Intimate Affair
Frank and Michael legally wed on the Spanish Steps in the nation’s capital


real-gay-weddings_frank-and-michael1  real-gay-weddings_frank-and-michael2  real-gay-weddings_frank-and-michael3

You might think the only way to celebrate a 21-year relationship would be with an elaborate wedding, complete with the glitz and glam and pomp and circumstance two decades of commitment deserves. But that’s exactly what Atlanta residents Frank Bragg and Michael McAllister, 43 and 45, didn’t want when the couple decided to tie the knot.

The two men (Frank owns Radial Café and Michael is a professional counselor) met more than 20 years ago after attending UNC-Chapel Hill. They never actually knew each other while in school, but were introduced through mutual friends one night at a bar, and, well, the sparks flew instantly. “We didn’t even date,” Frank says. “It really was love at first sight. I was moving to Kansas City to open a restaurant and asked Michael to come with me and in three weeks, we were in Kansas.”

So after their whirlwind meeting and more than two decades together, they decided it was about time to get “serious” about their relationship. “This year we celebrated our 21st anniversary,” Frank says. “We decided at 21, we needed to be ‘legal’”.

They wanted to have a ceremony last year, but their schedules simply made it impossible. “Frank was buying the restaurant and I was starting my own practice, and it didn’t seem practical to add a wedding on top of everything we were trying to do,” Michael says.

But as they say, everything happens for a reason, and as if cued by the marriage gods, Frank and Michael’s close friends Dr. Michael Compton and Ken Hogan moved to Washington, D.C. in December. “We decided that a trip to see them and get married would be a perfect break,” Frank says.

{loadposition easysspfrankandmichael}
Photos courtesy of Frank Bragg and Michael McAllister

D.C. wasn’t their only choice, however. “We did bat around the idea of P-Town briefly, but decided that we wanted to be with our friends,” Michael says, “and the excitement of getting married in Washington, D.C. was too much to resist.”

So they held the simplest of ceremonies on the Spanish Steps in D.C. with just their two best friends in attendance. They were dressed casual for the occasion—Frank in a Nautica blue blazer and Banana Republic shirt and khakis, and Johnson & Murphy suede wingtips, and Michael in a DKNY jacket and Banana Republic khakis. They let Washington, D.C. serve as the florist and outdoor backdrop for the service, which was more about exchanging vows than frilly flowers anyway.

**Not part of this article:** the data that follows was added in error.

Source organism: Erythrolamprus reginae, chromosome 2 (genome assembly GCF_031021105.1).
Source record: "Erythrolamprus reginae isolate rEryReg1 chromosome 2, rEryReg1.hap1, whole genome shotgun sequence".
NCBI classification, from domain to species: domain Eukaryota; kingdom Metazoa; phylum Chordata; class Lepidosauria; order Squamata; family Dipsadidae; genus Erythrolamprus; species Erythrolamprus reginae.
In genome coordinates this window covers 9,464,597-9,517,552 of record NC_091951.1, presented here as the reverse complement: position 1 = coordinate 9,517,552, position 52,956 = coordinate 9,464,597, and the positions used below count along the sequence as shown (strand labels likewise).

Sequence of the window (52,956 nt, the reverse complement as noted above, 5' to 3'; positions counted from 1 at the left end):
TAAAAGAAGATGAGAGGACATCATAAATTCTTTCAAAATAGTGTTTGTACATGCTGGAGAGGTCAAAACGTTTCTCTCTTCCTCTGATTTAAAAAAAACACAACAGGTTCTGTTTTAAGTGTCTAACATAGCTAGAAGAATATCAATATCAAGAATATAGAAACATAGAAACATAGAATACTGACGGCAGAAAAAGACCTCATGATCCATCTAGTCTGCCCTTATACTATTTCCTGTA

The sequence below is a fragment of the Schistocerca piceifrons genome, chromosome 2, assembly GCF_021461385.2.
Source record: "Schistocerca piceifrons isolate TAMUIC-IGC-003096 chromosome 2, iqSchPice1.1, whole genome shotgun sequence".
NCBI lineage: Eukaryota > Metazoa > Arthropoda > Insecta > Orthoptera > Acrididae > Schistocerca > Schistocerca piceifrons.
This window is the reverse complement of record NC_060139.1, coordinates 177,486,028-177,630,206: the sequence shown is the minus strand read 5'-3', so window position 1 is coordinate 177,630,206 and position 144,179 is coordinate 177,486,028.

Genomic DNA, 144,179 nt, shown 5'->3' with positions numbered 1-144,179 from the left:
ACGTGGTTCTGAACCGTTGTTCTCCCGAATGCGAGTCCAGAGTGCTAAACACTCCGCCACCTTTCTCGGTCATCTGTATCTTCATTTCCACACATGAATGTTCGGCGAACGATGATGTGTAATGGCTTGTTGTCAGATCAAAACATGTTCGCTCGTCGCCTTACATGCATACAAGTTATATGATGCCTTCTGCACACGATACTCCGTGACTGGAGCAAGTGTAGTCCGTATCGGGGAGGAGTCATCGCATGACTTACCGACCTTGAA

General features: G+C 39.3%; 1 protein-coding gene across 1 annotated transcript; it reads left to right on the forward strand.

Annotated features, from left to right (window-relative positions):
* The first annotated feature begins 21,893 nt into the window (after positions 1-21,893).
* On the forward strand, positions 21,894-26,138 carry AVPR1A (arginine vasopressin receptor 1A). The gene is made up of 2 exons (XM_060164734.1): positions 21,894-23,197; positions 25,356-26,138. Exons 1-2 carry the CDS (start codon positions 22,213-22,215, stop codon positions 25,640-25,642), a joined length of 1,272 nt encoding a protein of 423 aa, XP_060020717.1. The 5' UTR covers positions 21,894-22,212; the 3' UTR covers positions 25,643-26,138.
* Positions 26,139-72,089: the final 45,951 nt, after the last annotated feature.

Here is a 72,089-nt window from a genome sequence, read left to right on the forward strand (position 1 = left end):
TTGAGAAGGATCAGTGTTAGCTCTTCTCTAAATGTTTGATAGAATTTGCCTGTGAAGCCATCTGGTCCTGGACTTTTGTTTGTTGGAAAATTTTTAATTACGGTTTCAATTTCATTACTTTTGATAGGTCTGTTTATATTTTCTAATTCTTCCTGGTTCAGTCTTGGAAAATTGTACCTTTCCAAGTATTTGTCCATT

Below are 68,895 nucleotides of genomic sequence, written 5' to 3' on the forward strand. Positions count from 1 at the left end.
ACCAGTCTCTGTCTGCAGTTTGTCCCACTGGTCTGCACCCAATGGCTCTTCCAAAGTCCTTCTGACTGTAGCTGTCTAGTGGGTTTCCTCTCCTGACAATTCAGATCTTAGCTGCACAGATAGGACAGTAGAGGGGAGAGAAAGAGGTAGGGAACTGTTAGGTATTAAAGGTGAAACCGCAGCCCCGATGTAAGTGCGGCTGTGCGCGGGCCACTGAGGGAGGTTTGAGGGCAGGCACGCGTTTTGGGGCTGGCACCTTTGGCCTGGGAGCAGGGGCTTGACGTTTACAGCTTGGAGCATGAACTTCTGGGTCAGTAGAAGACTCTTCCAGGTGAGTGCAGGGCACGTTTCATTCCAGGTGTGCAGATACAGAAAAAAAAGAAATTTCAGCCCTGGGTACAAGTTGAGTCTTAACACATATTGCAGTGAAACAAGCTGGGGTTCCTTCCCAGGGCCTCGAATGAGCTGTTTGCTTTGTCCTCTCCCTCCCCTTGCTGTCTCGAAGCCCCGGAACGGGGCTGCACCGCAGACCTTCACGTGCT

That’s, of course, not to say the spot they chose wasn’t spectacular on its own. “Being outside for the ceremony was the best part,” Frank says. “We faced the Capitol and most of the city.”

“I loved the weather,” Michael says. “It rained just before the ceremony; cleared up for 20 minutes during the ceremony; and then, waited to storm until just after the ceremony! It is supposed to be good luck to have rain on your wedding day and clearly, the gods were looking out for us.”

Afterward, the four men shared a rooftop Champagne toast at Michael and Ken’s home. “It was a beautiful sunset on a chilly evening with Veuve Clicquot,” Frank says. “It was the perfect way to end the day.”

They spent the rest of their wedding weekend exploring the sites in D.C., and even toured the Capitol and House building with Representative John Lewis’ staff. The highlight of the trip—aside from the wedding, of course—was meeting with openly gay Representative Tammy Baldwin. “She and her staff made us feel so welcome and very special on the day before the ceremony,” Michael says. “She even sent us a signed photo we took with her wishing us many more happy years.”

And even though Michael and Frank’s marriage isn’t legally recognized in their home state of Georgia, they both felt the political significance of the entire weekend was palpable, especially the wedding. “Having the legal blessing of the capitol of our country seems very empowering,” Michael says.

What’s also empowering is how much more devoted the two feel now that they are married. “I didn’t think I could love Michael any more, but this ceremony brought us even closer together and made me even more committed to him than ever,” Frank says.